Other critics may point out that Capitalism often uses exploitation to increase profits and growth. Exploitative techniques such as cheap labor are harmful to individuals because it is oppressive and creates profit at the individual’s expense. How can something which promotes exploitation be compatible with democracy? I respond that, even though capitalism may be exploitative, reckless and at times blind to human suffering, it creates choice. Through this choice it creates opportunity and growth in the long term. For example, a subsistence farmer in sub-Saharan Africa is given the choice to go work in a sweatshop. The working conditions in the sweatshop are terrible for her (judging from our comfortable Western standards). But are they really much worse than her conditions as a subsistence farmer where she experienced uncertainty, droughts and starvation? This textile factory, mechanistic and exploitative as it is, offers a choice.  A choice that can lead to something more, a choice that can lead to growth. She may still be starving while working long hours under terrible conditions, but at least her children are near an urban center where they may get some sort of education. Although she may never escape the miserable conditions within her lifetime, at least her children will have more choices than she had, and thus a better chance of escaping poverty than she did. And if you recall, choice and free will are the central tenets of democracy.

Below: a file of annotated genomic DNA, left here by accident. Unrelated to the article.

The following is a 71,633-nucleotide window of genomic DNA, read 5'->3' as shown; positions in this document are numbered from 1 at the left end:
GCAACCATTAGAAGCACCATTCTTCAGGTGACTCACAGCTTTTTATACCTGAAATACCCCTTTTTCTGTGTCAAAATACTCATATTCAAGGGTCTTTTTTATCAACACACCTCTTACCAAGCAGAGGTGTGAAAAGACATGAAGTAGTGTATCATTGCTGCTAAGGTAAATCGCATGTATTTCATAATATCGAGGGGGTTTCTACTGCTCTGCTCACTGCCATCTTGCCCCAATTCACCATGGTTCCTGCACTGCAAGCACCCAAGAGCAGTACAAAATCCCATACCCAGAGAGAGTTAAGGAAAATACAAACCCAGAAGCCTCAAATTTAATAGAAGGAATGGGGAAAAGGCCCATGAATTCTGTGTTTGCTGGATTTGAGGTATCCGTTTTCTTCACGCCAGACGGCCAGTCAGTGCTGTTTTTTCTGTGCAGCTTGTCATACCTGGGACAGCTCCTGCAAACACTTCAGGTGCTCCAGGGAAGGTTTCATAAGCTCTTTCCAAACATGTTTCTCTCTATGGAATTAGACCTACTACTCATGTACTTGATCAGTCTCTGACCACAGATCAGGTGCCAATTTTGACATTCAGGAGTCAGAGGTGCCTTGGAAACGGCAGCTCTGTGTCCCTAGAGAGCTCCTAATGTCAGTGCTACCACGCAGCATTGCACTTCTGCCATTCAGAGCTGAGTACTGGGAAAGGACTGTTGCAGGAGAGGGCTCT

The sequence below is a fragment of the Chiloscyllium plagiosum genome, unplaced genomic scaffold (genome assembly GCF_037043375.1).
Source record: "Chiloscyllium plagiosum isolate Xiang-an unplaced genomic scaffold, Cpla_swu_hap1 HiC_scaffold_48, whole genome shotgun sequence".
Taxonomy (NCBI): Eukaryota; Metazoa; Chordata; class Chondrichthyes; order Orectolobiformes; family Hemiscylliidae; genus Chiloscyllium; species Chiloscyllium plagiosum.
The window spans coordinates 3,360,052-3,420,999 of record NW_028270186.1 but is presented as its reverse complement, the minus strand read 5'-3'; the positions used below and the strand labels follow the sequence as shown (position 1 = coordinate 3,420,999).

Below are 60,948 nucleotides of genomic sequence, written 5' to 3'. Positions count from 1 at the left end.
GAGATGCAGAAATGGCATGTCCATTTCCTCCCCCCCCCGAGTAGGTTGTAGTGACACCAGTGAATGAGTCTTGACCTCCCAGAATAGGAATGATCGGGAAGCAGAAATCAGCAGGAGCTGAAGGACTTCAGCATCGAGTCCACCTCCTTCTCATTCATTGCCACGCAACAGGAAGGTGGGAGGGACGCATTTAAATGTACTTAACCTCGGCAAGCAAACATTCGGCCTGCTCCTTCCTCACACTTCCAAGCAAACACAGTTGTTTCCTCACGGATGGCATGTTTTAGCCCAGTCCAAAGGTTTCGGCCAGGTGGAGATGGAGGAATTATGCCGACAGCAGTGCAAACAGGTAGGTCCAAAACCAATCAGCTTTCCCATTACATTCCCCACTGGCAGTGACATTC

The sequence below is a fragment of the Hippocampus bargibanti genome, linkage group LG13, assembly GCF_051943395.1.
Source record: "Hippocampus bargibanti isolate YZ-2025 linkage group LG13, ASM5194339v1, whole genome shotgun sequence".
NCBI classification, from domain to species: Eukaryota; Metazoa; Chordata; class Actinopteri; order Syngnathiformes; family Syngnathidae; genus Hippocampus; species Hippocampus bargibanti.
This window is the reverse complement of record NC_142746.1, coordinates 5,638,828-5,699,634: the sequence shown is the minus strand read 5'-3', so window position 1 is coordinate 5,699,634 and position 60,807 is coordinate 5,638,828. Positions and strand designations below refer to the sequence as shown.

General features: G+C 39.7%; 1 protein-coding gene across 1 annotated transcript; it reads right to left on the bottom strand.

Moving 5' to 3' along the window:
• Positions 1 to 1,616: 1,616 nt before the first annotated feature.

With this brief conceptual break-down we can see that Capitalism and Democracy share many of the same fundamental ideas. Democracy deals with the exchange of ideas and opinions, whereas Capitalism is concerned with the exchange of commodities. Both are based on a system of decentralization and individual liberty. This is strong evidence in support of my statement that: Yes, Capitalism is compatible with Democracy. I would even venture further to say that, like two soul mates, Capitalism and Democracy were made for each other. In fact, if we look back in history we can see that they were both thrust onto humanity at the same time. I believe that more conceptual, social, and economic research would confirm my statement. It makes me think that some of my fellow citizens exercising their democratic right to protest against Capitalism (of all things!), really do not understand Capitalism at all! In fact, if it were not for Capitalism, they probably would not be allowed to protest in the first place! Although I agree that the present economic system could use some substantive improvements, I whole-heartedly disagree that Capitalism is the problem!